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Herbicide Resistance: Where are we? How did we Get here? Where are we Going?

  • Dale L. Shaner (a1)


The first significant cases of herbicide-resistant weed populations were to the triazines in the 1970s. In the last 10 years there has been an increase in the number of weed populations that have become resistant to an array of herbicides. In some of these cases, like rigid ryegrass in Australia, a multitude of resistant biotypes has evolved with different mechanisms of resistance. If the present trend continues, the number of herbicides effective on certain weed species may diminish rapidly. To counteract this trend, industry has organized a number of intercompany working groups to specifically address the development of resistance and to implement plans to manage resistance. University and extension along with industry personnel across the world have begun educating growers on resistance management. However, this effort needs to be intensified to find new solutions for controlling weeds through the use of integrated weed management practices that incorporate new and established herbicides with cultural, mechanical, and biological control methods. The challenge is to develop cost effective, environmentally sustainable programs for weed control while maintaining the present efficiency in food and fiber production so that needs of an ever expanding human population can be met.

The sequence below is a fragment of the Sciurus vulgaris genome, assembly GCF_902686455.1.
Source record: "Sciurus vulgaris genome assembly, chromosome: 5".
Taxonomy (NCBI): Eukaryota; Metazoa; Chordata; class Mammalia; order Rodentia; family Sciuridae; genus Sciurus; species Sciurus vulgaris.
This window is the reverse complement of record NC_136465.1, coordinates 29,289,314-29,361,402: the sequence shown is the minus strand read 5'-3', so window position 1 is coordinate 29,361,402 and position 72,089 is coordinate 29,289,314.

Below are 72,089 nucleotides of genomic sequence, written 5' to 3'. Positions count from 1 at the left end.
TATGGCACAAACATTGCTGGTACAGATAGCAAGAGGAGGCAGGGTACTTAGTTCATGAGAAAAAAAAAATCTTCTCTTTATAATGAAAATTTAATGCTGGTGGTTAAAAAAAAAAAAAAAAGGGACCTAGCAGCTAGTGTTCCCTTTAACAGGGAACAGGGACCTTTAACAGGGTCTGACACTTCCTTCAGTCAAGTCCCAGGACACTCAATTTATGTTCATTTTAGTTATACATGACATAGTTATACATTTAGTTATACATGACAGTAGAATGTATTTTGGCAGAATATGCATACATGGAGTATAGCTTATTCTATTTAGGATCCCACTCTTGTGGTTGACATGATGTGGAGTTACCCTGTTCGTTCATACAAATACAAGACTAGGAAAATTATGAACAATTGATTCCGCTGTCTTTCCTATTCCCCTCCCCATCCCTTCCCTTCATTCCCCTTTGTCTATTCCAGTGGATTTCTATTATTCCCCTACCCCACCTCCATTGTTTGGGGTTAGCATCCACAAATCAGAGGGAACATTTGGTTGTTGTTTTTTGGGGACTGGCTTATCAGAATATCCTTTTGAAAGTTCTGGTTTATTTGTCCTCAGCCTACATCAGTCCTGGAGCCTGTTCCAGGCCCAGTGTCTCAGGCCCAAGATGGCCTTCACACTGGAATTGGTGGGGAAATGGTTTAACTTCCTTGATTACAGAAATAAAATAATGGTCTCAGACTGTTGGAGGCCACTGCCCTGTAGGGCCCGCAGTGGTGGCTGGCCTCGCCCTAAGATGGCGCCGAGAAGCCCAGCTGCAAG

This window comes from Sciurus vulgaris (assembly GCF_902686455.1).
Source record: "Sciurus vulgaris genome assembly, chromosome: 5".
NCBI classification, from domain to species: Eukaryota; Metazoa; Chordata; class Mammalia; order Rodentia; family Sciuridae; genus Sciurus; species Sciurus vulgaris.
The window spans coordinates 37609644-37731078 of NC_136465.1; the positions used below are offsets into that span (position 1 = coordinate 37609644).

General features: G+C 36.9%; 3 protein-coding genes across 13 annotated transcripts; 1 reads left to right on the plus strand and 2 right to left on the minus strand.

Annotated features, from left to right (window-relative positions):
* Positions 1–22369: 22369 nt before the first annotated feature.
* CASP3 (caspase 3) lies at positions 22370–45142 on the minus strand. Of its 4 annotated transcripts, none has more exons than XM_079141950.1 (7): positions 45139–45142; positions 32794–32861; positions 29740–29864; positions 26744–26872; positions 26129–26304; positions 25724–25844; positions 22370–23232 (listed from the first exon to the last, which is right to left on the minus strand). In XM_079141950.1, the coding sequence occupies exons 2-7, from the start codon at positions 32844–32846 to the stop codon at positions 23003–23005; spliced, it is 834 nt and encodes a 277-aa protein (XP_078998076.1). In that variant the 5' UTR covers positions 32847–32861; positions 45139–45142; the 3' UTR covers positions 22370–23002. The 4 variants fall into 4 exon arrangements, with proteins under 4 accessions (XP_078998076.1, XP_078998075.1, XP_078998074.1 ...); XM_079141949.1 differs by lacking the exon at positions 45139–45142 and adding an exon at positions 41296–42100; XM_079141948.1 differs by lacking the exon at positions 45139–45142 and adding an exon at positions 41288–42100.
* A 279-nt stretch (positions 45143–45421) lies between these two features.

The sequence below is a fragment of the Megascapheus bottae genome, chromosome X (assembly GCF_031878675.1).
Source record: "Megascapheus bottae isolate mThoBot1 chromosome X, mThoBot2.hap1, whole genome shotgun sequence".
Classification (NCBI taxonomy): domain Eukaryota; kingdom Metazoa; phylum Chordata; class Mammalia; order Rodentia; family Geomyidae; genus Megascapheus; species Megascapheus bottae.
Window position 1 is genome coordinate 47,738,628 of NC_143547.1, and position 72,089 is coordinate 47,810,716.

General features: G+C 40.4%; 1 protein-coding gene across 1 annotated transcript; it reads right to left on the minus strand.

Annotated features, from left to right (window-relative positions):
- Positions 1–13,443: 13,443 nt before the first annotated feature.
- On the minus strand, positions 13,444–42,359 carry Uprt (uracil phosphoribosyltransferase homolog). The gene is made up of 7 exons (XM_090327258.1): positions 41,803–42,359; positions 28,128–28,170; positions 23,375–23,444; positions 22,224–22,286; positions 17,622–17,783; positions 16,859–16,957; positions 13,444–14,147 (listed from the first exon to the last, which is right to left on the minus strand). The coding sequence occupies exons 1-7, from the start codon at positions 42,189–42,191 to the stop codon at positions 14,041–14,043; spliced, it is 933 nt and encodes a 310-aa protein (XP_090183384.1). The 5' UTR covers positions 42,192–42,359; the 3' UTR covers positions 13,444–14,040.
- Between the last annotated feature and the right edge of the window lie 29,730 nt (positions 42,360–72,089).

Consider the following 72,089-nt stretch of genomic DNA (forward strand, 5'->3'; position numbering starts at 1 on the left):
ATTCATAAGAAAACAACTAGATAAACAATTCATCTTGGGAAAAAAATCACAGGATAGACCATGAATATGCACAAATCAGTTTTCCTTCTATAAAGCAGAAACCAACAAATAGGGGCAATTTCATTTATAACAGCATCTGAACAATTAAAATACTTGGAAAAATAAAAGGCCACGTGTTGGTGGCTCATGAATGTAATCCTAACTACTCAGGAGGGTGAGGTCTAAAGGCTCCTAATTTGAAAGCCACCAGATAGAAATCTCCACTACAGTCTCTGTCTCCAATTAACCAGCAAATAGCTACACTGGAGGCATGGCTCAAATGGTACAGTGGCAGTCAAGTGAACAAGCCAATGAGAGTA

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Herbicide Resistance: Where are we? How did we Get here? Where are we Going?

  • Dale L. Shaner (a1)


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